Korea’s T-50 Family of Trainers/Fighters
July 14/17: Thailand’s Prime Minister Prayut Chan-o-cha has been forced to defend his country’s recent announcement that it will purchase eight more KAI T-50TH advanced jet trainers from South Korea, after accusations that the order is a waste of taxpayers money. Prayut, a retired Royal Thai Army officer, urged the public to understand the necessity of the purchase, saying that there was an urgent need to replace its ageing Czech-made L-39 aircraft, which have been in service for more than 30 years. He added that the choice of South Korea as the vendor for the L-39’s replacement should also be seen as proof that the government does not favor any specific country for procurement, alluding to recent big ticket purchases from China instead of long-time ally, the US. Critics unfazed by the PM’s words are planning to mount legal action if the sale is not delayed.
South Korea’s T-50 Golden Eagle family offers the global marketplace a set of high-end supersonic trainer and lightweight fighter aircraft. They’re hitting the international market at a good time: just as many of the world’s jet training fleets are reaching ages of 30 years or more, and high-end fighters are pricing themselves out of reach for many countries.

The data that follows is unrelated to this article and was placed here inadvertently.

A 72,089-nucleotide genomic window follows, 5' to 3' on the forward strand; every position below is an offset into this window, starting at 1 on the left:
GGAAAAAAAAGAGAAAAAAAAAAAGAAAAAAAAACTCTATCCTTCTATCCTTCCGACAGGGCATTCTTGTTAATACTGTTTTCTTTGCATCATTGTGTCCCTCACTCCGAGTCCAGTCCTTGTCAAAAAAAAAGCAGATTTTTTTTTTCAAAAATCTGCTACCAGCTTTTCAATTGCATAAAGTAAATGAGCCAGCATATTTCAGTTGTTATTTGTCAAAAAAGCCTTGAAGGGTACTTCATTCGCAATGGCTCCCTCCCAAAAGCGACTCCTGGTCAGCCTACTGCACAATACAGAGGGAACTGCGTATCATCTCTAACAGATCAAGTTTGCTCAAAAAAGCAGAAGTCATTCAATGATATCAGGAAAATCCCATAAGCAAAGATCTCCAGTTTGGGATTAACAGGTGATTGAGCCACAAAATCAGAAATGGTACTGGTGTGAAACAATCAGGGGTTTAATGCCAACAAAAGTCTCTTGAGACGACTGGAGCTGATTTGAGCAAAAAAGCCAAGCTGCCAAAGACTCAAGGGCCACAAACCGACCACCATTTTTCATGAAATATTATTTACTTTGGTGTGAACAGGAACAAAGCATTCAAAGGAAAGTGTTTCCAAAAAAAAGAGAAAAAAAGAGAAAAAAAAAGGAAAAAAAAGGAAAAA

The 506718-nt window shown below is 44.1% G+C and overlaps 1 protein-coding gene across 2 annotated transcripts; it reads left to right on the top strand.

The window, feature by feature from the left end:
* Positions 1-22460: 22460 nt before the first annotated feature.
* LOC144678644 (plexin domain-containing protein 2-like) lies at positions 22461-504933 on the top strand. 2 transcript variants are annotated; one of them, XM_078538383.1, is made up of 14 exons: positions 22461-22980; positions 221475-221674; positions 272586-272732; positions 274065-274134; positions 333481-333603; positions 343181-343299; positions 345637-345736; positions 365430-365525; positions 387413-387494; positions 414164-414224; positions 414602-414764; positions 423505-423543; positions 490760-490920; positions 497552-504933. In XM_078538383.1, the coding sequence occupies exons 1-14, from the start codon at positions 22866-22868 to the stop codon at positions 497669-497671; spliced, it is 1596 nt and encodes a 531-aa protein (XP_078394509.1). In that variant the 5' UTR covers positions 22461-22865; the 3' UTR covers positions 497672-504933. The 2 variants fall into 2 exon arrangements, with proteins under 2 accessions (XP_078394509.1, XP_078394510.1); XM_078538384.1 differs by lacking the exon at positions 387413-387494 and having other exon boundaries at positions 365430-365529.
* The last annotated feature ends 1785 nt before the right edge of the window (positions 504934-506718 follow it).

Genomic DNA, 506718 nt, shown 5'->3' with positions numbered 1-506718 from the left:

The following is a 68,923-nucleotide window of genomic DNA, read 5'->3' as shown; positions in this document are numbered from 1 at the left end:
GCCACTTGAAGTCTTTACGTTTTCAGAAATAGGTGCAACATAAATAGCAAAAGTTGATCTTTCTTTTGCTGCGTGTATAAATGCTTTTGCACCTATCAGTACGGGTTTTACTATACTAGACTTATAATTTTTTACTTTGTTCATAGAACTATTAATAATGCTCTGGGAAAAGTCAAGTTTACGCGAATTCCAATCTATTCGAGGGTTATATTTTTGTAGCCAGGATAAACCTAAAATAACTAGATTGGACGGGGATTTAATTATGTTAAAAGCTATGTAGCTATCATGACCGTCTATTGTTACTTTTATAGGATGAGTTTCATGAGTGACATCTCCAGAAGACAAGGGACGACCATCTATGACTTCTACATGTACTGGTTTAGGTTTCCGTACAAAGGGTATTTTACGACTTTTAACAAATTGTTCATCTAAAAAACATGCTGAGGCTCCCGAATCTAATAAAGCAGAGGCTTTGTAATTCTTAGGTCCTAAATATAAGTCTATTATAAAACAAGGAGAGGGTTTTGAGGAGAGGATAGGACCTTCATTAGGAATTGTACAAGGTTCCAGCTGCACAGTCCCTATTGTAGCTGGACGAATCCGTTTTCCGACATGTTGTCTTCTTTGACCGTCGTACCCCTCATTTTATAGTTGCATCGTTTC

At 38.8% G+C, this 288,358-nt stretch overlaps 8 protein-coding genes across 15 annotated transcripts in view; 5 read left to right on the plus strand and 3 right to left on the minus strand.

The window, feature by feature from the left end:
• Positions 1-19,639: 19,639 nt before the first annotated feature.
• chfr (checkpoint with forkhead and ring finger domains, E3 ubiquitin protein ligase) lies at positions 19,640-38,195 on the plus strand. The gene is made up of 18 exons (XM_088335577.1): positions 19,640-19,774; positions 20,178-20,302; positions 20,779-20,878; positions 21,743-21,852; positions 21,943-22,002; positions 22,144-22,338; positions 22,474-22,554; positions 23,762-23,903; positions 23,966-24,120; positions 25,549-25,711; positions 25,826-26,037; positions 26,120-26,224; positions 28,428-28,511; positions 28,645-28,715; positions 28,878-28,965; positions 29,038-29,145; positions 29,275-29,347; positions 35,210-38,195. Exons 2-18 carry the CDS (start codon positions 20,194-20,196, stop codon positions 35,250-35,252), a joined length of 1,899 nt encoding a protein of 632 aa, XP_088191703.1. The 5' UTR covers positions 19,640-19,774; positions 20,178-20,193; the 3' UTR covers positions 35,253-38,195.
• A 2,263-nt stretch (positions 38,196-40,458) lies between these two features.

Most recently, Thailand is increasing its defense budget and the speed of its procurement process to, among other things, procure a replacement for its aging L-39. The T-50 is one of three candidates.
The ROK’s defense industry is advancing on all fronts these days. Its shipbuilding industry, one of the world’s busiest, is beginning to turn out its own LHDs, and even high-end KDX-III AEGIS destroyers. On the armored vehicle front, Korea’s XK2 tank and K9/K10 self propelled howitzer are beginning to win export orders, and its XK-21/KNIFV amphibious infantry fighting vehicle may not be too far behind. All fill key market niches, promising performance at a comparatively inexpensive price. Now its aerospace industry is in flight abroad with the KT-1 turboprop basic trainer, complemented by the T-50 jet trainer, TA-50 LIFT advanced trainer & attack variant, and FA-50 lightweight fighter.
The TA-50 and FA-50 are especially attractive as lightweight export fighters, and the ROKAF’s own F-5E/F Tiger II and F-4 Phantom fighters are more than due for replacement. The key question for the platform is whether it can find corresponding export sales.
T/F/A-50: The Planes
T/F/A-50: The Program
Contracts & Key Events
2015 – 2017
2006 – 2007
2005 and Earlier
The T-50 Family
Competitors & Market
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